Is Voluntary Surrender (Sequestration) the Answer?


If you find yourself unable to cope financially, there are a number of legal avenues you may choose to follow.

For example, you can apply to be placed under administration in terms of the Magistrate’s Court Act, or to be placed under debt review in terms of the National Credit Act. A further option is to apply for one’s voluntary surrender, or sequestration.

Here we provide an overview of what sequestration involves, as a starting point to determining whether it may be appropriate in your circumstances.

How sequestration differs from other alternatives

Sequestration is a more far-reaching procedure than being placed under debt review or administration.

Being under sequestration is likely to have significant effects on your life, and many of these will be negative. However, the effects will last for a limited period, after which you will be free of pre-existing debt and able to start again with a clean slate.

This differs from debt review and administration, which will help you reschedule debt so that you can pay it off over a longer period – but still requires that all the debt be settled.

Voluntary sequestration will free you from overwhelming financial difficulties, although at a cost.

Procedure for voluntary sequestration

Only a High Court can order that you be sequestrated. This means that the best starting point is to approach a good insolvency attorney, with experience in handling sequestrations.

To proceed, you will have to take the following steps:

  • advertise in a newspaper and the government gazette that you are applying for your voluntary surrender
  • advise your creditors by registered mail of the application to court
  • serve the application on the Master of the High Court and the South Arica Revenue Service.

What the court will consider

In an affidavit, you will have to explain your present financial circumstances and how they came about to the court. You will have to show what your estate is worth and how much you owe to your various creditors.

It’s important to understand that the court will grant a sequestration order only if it is satisfied that your sequestration will be of meaningful benefit to your creditors. Generally, this is considered the case if your creditors are likely to receive between 10 and 20 per cent of the value of their claims against you after the sequestration.

How your debts are settled

Once the court order is granted, your assets vest with your trustees, who are appointed by the Master of the High Court.

Your trustees should take steps to sell your assets so that your creditors can be paid. It’s required that the proceeds be divided among your creditors so that no one creditor benefits more than another.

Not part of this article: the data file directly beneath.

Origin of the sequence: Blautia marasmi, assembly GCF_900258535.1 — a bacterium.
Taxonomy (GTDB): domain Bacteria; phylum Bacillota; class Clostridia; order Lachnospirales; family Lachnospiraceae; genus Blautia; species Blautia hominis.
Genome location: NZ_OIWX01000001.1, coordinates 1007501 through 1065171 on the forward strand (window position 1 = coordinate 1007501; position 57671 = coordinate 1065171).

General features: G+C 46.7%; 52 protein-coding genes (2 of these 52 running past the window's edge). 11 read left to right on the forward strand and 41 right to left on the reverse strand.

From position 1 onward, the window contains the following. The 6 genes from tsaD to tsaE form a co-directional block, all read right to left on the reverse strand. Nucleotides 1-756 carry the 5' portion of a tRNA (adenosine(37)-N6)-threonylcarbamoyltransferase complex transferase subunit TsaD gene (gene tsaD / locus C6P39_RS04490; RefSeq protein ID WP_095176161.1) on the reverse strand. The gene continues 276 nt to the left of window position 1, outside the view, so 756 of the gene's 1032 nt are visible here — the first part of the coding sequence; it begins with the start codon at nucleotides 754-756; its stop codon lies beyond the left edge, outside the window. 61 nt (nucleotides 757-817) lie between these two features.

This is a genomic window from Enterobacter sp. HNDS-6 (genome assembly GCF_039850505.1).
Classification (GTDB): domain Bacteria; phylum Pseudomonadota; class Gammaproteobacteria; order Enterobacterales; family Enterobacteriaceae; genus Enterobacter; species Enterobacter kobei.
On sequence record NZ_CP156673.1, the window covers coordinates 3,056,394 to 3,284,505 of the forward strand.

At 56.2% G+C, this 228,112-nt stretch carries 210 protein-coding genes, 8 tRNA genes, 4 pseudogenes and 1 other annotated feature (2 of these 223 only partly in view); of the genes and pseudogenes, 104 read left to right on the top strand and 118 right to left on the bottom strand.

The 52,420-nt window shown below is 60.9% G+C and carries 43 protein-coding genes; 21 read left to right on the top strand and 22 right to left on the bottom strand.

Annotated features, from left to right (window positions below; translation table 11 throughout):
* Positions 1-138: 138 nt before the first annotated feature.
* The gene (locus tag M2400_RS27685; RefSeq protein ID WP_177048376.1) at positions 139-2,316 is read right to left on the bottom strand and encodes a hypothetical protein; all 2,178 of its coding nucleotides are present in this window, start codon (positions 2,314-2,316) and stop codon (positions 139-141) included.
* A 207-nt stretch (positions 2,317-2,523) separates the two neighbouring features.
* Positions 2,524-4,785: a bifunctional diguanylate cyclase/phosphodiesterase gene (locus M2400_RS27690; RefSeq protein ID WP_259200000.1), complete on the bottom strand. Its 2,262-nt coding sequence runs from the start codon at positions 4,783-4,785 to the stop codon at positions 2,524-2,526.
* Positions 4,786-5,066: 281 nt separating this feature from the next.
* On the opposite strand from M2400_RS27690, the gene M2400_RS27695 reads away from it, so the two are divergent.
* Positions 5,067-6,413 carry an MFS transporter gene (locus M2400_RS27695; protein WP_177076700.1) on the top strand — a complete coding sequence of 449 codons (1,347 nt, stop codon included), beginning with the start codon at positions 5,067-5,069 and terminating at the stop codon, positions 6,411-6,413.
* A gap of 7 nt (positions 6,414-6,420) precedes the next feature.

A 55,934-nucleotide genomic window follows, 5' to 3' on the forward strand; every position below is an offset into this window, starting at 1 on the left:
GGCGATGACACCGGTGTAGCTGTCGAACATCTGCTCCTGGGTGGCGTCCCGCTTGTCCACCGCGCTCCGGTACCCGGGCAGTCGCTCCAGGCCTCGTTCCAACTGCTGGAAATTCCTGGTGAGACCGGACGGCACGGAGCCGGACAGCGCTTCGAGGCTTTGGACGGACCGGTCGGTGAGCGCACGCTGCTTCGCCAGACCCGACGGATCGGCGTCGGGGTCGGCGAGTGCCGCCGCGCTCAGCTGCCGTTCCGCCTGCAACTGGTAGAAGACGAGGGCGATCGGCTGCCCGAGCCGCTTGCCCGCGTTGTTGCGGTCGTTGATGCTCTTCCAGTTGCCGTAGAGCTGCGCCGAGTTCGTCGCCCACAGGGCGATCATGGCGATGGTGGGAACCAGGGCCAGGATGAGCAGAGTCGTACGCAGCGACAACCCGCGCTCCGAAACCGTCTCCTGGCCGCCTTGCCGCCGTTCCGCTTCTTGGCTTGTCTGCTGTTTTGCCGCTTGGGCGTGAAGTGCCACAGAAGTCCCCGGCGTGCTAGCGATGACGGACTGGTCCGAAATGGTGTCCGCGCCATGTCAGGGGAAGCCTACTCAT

Once this has occurred, your creditors will have no further claim against you in respect of the debts that existed at sequestration.

Effects of sequestration on you

While you’re under sequestration, you’ll be subject to a number of limitations. For example, you may not be a member of a close corporation or the director of a company.

In addition, you may not sell or deal with any assets that form part of your insolvent estate at the time of sequestration, and you may not incur any further debt.

You can still enter into contracts of employment or agreements to do business and keep those earnings for yourself. However, you can’t be a trader who is a general dealer or a manufacturer, and you cannot have any interest in such a business.

Your trustees can decide whether to continue with contracts that you entered into prior to your sequestration.

Legal proceedings by or against an insolvent

An insolvent may not sue or be sued, except in the case of:

  • divorce
  • maintenance
  • claiming payment for work done or professional services rendered by the insolvent after the date of sequestration
  • pension
  • a claim for damages as a result of defamation or personal injury.

An insolvent may also sue their trustees if the estate is mismanaged.

Duration of sequestration

Yours sequestration will automatically fall away after 10 years, at which time you will be legally considered rehabilitated. However, you can apply to court for your rehabilitation before the 10-year period is up.

You can apply for rehabilitation 12 months after the trustees’ first account is confirmed.

Certain exceptions apply, however. If you have been sequestrated before, you may apply to court for rehabilitation only three years after the trustees’ first account is confirmed. If you were convicted of fraud or certain other offences related to insolvency, you may apply for rehabilitation only after five years.

So why apply for your own sequestration?

Once an order is granted for your sequestration, your creditors will no longer be able to pursue any claims against you personally. Instead your creditors submit claims to your trustees. Even on-going court claims against you and judgments must be pursued with your trustees.

In other words, once you are sequestrated, you no longer have to deal with creditors. That becomes your trustees’ problem.

Once you are legally rehabilitated, you will be free from any limitations imposed on you by your sequestration. You’ll also be free from all debts that existed at the time of your sequestration.

This means that voluntary surrender is ideal if your financial position is such that it’s simply impossible to escape a debt trap.

Your first proactive step

If you’re considering voluntary surrender (sequestration), the best first step you can take is to contact a suitably qualified insolvency attorney.

We have extensive experience in handling sequestrations, our service is highly confidential and we pride ourselves in making our clients feel at ease.

For further information, please contact Jonathan Musikanth on 087 802 9930.